ST. GEORGE, Utah - A 2nd grade boy’s new haircut landed him in the principal’s office this week. The school said his mohawk violates dress code standards; his parents argued it's part of their family’s Native American culture.
Teyawwna Sanden says she was shocked to get a phone call from Arrowhead Elementary School saying her son Kobe’s mohawk wasn’t allowed.
Sanden is a member of the Kaibab Band of Paiutes Indians, and her husband is a member of the Seneca Tribe.
“I didn’t think it was a big deal,” Sanden said. “He just got his hair cut on Friday, so I wasn’t expecting it.”
Sanden said principal Susan Harrah asked her to pick Kobe up and get his hair cut. Sanden’s initial reaction was to take Kobe out of school.
The Washington County School District’s dress code policy states: “Students have the responsibility to avoid grooming that causes a distraction or disruption, interrupting school decorum and adversely affecting the educational process.”
Harrah said that’s what happened when Kobe showed up to class.
“We had the students that weren’t used to it,” Harrah said. “They had called that out. So the teacher brought the student to my attention.”
Sanden and her husband decided to challenge the decision. They appealed to the superintendent of primary education, saying the mohawk represented a significant part of their heritage, the superintendent, in turn, asked for letters from tribal leaders supporting the claim. Harrah said it wasn’t meant to question their heritage, but a way to follow through with policy.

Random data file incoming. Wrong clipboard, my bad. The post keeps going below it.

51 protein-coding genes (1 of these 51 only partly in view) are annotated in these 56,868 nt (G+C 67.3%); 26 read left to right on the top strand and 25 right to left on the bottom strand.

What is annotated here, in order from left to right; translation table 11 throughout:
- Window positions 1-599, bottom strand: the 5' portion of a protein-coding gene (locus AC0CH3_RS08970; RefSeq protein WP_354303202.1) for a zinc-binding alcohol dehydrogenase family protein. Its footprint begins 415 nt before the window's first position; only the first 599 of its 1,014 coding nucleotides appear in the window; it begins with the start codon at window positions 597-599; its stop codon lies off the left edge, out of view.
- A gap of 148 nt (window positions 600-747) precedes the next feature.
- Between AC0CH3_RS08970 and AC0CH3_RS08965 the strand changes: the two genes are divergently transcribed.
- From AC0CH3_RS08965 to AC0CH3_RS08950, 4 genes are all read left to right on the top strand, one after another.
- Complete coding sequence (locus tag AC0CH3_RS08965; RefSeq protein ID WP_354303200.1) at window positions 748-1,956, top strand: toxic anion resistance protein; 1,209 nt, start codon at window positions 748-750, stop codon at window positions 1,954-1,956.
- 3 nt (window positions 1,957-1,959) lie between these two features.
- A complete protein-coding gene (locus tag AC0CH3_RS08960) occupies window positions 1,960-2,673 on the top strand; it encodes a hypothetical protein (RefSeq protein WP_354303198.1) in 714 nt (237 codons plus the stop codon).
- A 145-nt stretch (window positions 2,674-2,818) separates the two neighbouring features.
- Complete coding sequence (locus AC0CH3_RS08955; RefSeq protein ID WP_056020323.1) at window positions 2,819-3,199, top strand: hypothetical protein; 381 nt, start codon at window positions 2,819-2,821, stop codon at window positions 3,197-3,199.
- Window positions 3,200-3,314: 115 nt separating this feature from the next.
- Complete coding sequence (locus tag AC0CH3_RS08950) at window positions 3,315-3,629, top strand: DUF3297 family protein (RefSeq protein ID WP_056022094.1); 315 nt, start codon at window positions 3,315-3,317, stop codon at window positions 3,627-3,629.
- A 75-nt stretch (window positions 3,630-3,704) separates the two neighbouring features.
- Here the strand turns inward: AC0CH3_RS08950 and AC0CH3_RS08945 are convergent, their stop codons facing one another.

“It’s just a procedure that we use,” Harrah said. "As there could be several different cultures that have different beliefs, so we just need to have some documentation.”
But Sanden says it was a confusing request.
“I’m sure they didn’t intend it to be, but if felt like a form of discrimination,” Sanden said. “We didn’t want to take it there. We provided the papers, but we didn’t feel like it was right to let it go.”
With the documentation, Kobe was allowed to return to class. But Sanden said her frustration goes deeper. She said the policy as it stands is too vague, leaving it open to interpretation. Harrah said the way the policy stands allows administrators to make exceptions.
“It was a positive experience I think for all of us, I felt like, and the student went back to class, and it was over,” said Harrah.
Still, Sanden says she intends to take her concerns to the school board and seek a policy change.